Before they were married, Cindy Lonergan well remembers the first time her husband, Tom, picked her up for a date in his Corvette.
She was looking for the usual old, beat-up car drove back and forth to Dana, she said. Instead, he arrived in a 1967 black Corvette two-door coupe with flames painted on the sides. That was in February 1973. The couple married in 1978, and since then both Cindy and the coupe have been with Lonergan.
The car was his second Corvette. Lonergan said he bought his first in 1967 after he got back from Vietnam. In 1973 he traded it for the coupe. The couple has had a lot of fun with the car over the years. They belong to the Corvette Club and participate in road rallies, car shows, and cruise-ins. At one time Lonergan used it for auto cross drag racing with the Corvette Club.
He modified the body at that time to accommodate larger wheels. While the couple was raising their family the car went unused for a long time, 20-25 years.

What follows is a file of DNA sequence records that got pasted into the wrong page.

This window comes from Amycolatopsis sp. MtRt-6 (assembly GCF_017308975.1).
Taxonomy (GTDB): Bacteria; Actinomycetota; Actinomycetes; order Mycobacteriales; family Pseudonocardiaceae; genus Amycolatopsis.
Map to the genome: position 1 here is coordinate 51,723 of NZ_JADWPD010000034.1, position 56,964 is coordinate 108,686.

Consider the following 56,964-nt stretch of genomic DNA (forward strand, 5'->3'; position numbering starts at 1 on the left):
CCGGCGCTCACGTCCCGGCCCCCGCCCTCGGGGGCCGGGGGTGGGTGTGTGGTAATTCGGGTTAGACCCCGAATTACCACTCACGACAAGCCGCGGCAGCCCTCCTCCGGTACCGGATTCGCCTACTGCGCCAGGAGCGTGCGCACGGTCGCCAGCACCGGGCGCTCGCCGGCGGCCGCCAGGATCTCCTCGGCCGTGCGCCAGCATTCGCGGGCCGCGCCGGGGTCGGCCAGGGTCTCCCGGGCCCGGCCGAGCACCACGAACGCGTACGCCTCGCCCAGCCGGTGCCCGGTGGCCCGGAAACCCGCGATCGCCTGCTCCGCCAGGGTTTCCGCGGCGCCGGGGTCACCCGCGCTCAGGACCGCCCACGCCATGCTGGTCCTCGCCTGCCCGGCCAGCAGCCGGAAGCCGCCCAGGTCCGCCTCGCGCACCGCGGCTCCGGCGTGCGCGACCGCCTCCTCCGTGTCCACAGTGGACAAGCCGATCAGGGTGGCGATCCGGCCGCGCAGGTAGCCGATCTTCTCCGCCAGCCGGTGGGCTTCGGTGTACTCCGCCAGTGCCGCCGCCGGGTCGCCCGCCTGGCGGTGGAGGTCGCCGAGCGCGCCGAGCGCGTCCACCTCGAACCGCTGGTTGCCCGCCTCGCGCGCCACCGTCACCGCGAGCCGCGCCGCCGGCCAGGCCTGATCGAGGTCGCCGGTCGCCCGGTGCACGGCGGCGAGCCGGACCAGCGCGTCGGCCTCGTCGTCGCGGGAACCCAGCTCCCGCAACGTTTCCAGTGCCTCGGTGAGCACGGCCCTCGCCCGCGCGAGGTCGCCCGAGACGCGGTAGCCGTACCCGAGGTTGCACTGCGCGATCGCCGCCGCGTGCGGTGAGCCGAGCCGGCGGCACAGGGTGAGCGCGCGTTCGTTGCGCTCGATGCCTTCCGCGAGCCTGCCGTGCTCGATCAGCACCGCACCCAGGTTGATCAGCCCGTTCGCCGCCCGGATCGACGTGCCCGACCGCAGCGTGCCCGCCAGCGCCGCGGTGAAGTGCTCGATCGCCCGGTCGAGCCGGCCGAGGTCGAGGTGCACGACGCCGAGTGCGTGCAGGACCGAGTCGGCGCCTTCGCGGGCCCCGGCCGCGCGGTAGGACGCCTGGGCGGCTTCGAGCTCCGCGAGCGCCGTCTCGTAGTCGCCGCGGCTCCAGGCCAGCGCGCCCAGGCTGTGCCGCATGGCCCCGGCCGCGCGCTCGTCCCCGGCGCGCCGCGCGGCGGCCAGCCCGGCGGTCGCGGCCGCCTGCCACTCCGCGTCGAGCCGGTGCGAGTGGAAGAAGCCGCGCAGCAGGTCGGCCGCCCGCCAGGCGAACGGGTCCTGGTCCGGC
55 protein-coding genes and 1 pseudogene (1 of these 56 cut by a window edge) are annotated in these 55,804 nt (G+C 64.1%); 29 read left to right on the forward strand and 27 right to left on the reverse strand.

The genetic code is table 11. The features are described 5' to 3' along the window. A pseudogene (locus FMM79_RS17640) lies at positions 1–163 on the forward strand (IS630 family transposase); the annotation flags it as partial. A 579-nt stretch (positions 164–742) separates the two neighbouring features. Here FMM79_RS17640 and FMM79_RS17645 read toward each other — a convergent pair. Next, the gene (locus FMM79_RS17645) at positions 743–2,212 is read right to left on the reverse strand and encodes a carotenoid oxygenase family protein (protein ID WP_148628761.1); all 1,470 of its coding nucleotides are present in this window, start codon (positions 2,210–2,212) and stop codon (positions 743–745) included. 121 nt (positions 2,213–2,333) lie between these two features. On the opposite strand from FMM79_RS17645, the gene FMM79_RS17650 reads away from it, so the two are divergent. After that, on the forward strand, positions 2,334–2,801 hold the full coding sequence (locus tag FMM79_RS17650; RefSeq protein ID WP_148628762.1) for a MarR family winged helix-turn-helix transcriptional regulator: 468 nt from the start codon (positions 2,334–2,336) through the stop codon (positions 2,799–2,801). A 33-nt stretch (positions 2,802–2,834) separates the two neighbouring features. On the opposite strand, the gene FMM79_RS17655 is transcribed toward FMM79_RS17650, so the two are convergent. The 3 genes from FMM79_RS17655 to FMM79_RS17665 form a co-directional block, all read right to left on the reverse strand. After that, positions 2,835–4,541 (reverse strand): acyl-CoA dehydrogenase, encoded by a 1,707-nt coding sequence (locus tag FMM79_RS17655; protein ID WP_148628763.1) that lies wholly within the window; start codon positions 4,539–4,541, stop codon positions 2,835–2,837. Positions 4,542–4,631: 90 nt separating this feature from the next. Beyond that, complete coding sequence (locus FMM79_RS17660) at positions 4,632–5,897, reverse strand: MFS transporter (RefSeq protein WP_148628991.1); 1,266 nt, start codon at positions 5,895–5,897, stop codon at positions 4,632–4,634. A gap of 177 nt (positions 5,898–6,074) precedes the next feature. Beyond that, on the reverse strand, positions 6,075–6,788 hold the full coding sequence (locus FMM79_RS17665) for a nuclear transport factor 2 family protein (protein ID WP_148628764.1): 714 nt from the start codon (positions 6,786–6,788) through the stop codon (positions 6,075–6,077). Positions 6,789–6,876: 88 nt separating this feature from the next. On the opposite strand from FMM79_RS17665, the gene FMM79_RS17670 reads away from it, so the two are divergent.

“I had it all painted but things came along,” Lonergan said.
But four years ago he decided to restore the car to its former glory, right down to repairing the body where he had cut away pieces to fit the wheels. The car was all torn apart when his daughters were in high school so neither their kids nor Cindy have really driven the car.
“I'm afraid to drive it,” Cindy Lonergan said.
She said it's actually because she doesn't feel comfortable driving a car with a clutch. Tom's daughters had tried to get him to finish it up so their boyfriends could drive it to prom. That's something that never would have happened even if the car had been restored, Lonergan said with a laugh.
Starting four year ago he and a friend in the Corvette Club worked on the restoration together. They had moved twice in the 20 years since he had first started the work, so it took three trips from his house to his friend's where they did the work to get all the parts together for the car's restoration. Although he still had all the parts he just had to do a little hunting to find them. Parts can still be found for the car but they're expensive. A bumper that cost him $100 a few years ago now costs $400. Just getting the bumpers re-chromed was $1,100.
When he first owned the car, which was painted dark green during its restoration, “It saw snow up to the grille.” Now, he drives it only on nice days. It came home in January from North Webster where he and his friend worked on the restoration. When he first purchased the car it cost $4,700. It was last appraised at $60,000.